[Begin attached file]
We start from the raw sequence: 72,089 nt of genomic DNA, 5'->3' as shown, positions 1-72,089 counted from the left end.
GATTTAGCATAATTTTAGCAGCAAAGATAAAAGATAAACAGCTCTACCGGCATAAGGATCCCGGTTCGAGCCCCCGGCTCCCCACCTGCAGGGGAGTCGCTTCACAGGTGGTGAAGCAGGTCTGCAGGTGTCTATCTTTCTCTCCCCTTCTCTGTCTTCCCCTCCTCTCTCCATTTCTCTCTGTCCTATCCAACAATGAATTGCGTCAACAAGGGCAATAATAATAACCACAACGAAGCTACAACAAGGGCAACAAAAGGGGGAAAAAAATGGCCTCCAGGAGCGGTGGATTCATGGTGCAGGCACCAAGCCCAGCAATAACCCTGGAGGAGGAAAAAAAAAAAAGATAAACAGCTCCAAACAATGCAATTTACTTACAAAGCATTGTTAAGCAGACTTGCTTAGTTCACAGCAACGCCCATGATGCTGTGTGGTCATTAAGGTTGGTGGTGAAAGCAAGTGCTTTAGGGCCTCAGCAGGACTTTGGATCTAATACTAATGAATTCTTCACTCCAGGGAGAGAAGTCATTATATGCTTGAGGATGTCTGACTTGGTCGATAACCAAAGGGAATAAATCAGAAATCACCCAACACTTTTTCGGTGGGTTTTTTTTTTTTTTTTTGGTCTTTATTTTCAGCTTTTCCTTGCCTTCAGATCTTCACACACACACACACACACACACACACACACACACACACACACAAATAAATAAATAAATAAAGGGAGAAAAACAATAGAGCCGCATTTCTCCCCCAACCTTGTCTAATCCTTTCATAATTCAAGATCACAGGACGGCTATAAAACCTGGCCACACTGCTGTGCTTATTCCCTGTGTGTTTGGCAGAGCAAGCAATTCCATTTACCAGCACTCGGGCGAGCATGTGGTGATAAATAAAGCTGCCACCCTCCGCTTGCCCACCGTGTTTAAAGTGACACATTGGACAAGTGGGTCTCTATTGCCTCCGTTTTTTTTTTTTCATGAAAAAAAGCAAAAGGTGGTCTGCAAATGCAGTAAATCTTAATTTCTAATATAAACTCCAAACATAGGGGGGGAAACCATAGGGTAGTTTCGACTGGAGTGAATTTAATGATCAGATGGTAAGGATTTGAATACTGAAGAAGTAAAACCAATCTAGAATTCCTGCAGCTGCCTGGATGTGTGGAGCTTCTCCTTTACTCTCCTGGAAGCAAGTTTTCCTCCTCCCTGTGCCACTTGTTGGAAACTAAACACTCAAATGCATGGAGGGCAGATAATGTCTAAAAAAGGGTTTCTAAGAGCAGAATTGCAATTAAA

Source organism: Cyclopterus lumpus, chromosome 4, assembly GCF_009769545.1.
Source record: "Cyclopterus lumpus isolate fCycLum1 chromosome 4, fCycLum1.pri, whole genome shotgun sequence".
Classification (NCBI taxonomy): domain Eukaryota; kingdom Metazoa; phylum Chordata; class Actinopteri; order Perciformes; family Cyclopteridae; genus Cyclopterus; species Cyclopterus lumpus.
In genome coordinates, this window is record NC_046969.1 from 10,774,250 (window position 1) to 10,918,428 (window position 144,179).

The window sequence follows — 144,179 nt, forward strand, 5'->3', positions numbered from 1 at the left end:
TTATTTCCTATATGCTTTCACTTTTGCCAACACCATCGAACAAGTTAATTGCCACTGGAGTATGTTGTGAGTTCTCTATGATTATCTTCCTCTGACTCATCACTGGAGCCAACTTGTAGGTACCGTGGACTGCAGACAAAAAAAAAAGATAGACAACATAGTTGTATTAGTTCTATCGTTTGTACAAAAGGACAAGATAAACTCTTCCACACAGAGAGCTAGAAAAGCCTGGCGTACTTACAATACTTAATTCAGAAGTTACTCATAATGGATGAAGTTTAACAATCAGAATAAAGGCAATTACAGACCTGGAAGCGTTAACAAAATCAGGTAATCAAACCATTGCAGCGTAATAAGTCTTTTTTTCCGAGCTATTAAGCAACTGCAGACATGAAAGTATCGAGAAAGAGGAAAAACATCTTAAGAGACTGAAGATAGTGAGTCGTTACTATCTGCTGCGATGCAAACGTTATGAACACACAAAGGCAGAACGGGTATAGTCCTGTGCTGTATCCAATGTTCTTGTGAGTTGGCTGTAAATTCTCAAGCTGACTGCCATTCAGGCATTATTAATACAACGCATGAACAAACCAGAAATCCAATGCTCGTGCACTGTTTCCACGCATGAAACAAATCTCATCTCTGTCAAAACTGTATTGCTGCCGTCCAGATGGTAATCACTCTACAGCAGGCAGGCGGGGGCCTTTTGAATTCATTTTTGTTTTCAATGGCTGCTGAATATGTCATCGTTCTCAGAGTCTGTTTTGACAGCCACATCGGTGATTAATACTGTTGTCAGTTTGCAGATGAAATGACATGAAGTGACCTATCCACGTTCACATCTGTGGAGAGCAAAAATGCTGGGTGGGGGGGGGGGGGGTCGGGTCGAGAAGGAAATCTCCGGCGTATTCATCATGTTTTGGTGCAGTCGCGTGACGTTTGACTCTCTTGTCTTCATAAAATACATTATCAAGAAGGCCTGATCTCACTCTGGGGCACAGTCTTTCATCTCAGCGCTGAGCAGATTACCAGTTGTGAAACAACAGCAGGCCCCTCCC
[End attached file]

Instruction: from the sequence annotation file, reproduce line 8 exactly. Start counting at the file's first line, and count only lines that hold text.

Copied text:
TTATTTCCTATATGCTTTCACTTTTGCCAACACCATCGAACAAGTTAATTGCCACTGGAGTATGTTGTGAGTTCTCTATGATTATCTTCCTCTGACTCATCACTGGAGCCAACTTGTAGGTACCGTGGACTGCAGACAAAAAAAAAAGATAGACAACATAGTTGTATTAGTTCTATCGTTTGTACAAAAGGACAAGATAAACTCTTCCACACAGAGAGCTAGAAAAGCCTGGCGTACTTACAATACTTAATTCAGAAGTTACTCATAATGGATGAAGTTTAACAATCAGAATAAAGGCAATTACAGACCTGGAAGCGTTAACAAAATCAGGTAATCAAACCATTGCAGCGTAATAAGTCTTTTTTTCCGAGCTATTAAGCAACTGCAGACATGAAAGTATCGAGAAAGAGGAAAAACATCTTAAGAGACTGAAGATAGTGAGTCGTTACTATCTGCTGCGATGCAAACGTTATGAACACACAAAGGCAGAACGGGTATAGTCCTGTGCTGTATCCAATGTTCTTGTGAGTTGGCTGTAAATTCTCAAGCTGACTGCCATTCAGGCATTATTAATACAACGCATGAACAAACCAGAAATCCAATGCTCGTGCACTGTTTCCACGCATGAAACAAATCTCATCTCTGTCAAAACTGTATTGCTGCCGTCCAGATGGTAATCACTCTACAGCAGGCAGGCGGGGGCCTTTTGAATTCATTTTTGTTTTCAATGGCTGCTGAATATGTCATCGTTCTCAGAGTCTGTTTTGACAGCCACATCGGTGATTAATACTGTTGTCAGTTTGCAGATGAAATGACATGAAGTGACCTATCCACGTTCACATCTGTGGAGAGCAAAAATGCTGGGTGGGGGGGGGGGGGGTCGGGTCGAGAAGGAAATCTCCGGCGTATTCATCATGTTTTGGTGCAGTCGCGTGACGTTTGACTCTCTTGTCTTCATAAAATACATTATCAAGAAGGCCTGATCTCACTCTGGGGCACAGTCTTTCATCTCAGCGCTGAGCAGATTACCAGTTGTGAAACAACAGCAGGCCCCTCCC